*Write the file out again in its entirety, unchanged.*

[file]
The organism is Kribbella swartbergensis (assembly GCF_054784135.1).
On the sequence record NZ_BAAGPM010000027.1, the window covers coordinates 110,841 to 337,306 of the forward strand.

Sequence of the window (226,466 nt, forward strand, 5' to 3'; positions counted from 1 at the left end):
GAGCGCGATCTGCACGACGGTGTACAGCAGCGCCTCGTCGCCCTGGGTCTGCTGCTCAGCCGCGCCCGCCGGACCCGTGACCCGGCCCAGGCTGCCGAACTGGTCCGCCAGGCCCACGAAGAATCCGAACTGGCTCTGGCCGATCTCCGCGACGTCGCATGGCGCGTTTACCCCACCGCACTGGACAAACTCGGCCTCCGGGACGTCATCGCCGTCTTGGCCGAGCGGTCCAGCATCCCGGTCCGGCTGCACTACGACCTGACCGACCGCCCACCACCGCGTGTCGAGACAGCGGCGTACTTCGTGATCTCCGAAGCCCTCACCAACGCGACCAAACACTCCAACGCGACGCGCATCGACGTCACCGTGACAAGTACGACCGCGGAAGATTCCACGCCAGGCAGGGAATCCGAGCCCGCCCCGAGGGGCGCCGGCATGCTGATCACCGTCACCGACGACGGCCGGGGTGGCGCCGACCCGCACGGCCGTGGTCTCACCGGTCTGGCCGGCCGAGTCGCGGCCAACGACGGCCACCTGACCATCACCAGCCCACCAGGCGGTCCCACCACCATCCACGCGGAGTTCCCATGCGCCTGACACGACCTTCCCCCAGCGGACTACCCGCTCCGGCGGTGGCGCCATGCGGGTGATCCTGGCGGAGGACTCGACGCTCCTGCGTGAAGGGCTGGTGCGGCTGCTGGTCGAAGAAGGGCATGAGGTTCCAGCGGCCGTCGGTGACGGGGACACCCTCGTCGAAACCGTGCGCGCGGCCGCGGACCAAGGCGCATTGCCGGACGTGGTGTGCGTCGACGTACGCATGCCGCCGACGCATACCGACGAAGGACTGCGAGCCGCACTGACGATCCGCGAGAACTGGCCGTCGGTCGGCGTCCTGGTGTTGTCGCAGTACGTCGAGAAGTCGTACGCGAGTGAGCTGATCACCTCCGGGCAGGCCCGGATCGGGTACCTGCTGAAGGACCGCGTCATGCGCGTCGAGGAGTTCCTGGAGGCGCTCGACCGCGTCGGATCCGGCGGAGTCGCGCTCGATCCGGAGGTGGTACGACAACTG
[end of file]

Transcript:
The organism is Kribbella swartbergensis (assembly GCF_054784135.1).
On the sequence record NZ_BAAGPM010000027.1, the window covers coordinates 110,841 to 337,306 of the forward strand.

Sequence of the window (226,466 nt, forward strand, 5' to 3'; positions counted from 1 at the left end):
GAGCGCGATCTGCACGACGGTGTACAGCAGCGCCTCGTCGCCCTGGGTCTGCTGCTCAGCCGCGCCCGCCGGACCCGTGACCCGGCCCAGGCTGCCGAACTGGTCCGCCAGGCCCACGAAGAATCCGAACTGGCTCTGGCCGATCTCCGCGACGTCGCATGGCGCGTTTACCCCACCGCACTGGACAAACTCGGCCTCCGGGACGTCATCGCCGTCTTGGCCGAGCGGTCCAGCATCCCGGTCCGGCTGCACTACGACCTGACCGACCGCCCACCACCGCGTGTCGAGACAGCGGCGTACTTCGTGATCTCCGAAGCCCTCACCAACGCGACCAAACACTCCAACGCGACGCGCATCGACGTCACCGTGACAAGTACGACCGCGGAAGATTCCACGCCAGGCAGGGAATCCGAGCCCGCCCCGAGGGGCGCCGGCATGCTGATCACCGTCACCGACGACGGCCGGGGTGGCGCCGACCCGCACGGCCGTGGTCTCACCGGTCTGGCCGGCCGAGTCGCGGCCAACGACGGCCACCTGACCATCACCAGCCCACCAGGCGGTCCCACCACCATCCACGCGGAGTTCCCATGCGCCTGACACGACCTTCCCCCAGCGGACTACCCGCTCCGGCGGTGGCGCCATGCGGGTGATCCTGGCGGAGGACTCGACGCTCCTGCGTGAAGGGCTGGTGCGGCTGCTGGTCGAAGAAGGGCATGAGGTTCCAGCGGCCGTCGGTGACGGGGACACCCTCGTCGAAACCGTGCGCGCGGCCGCGGACCAAGGCGCATTGCCGGACGTGGTGTGCGTCGACGTACGCATGCCGCCGACGCATACCGACGAAGGACTGCGAGCCGCACTGACGATCCGCGAGAACTGGCCGTCGGTCGGCGTCCTGGTGTTGTCGCAGTACGTCGAGAAGTCGTACGCGAGTGAGCTGATCACCTCCGGGCAGGCCCGGATCGGGTACCTGCTGAAGGACCGCGTCATGCGCGTCGAGGAGTTCCTGGAGGCGCTCGACCGCGTCGGATCCGGCGGAGTCGCGCTCGATCCGGAGGTGGTACGACAACTG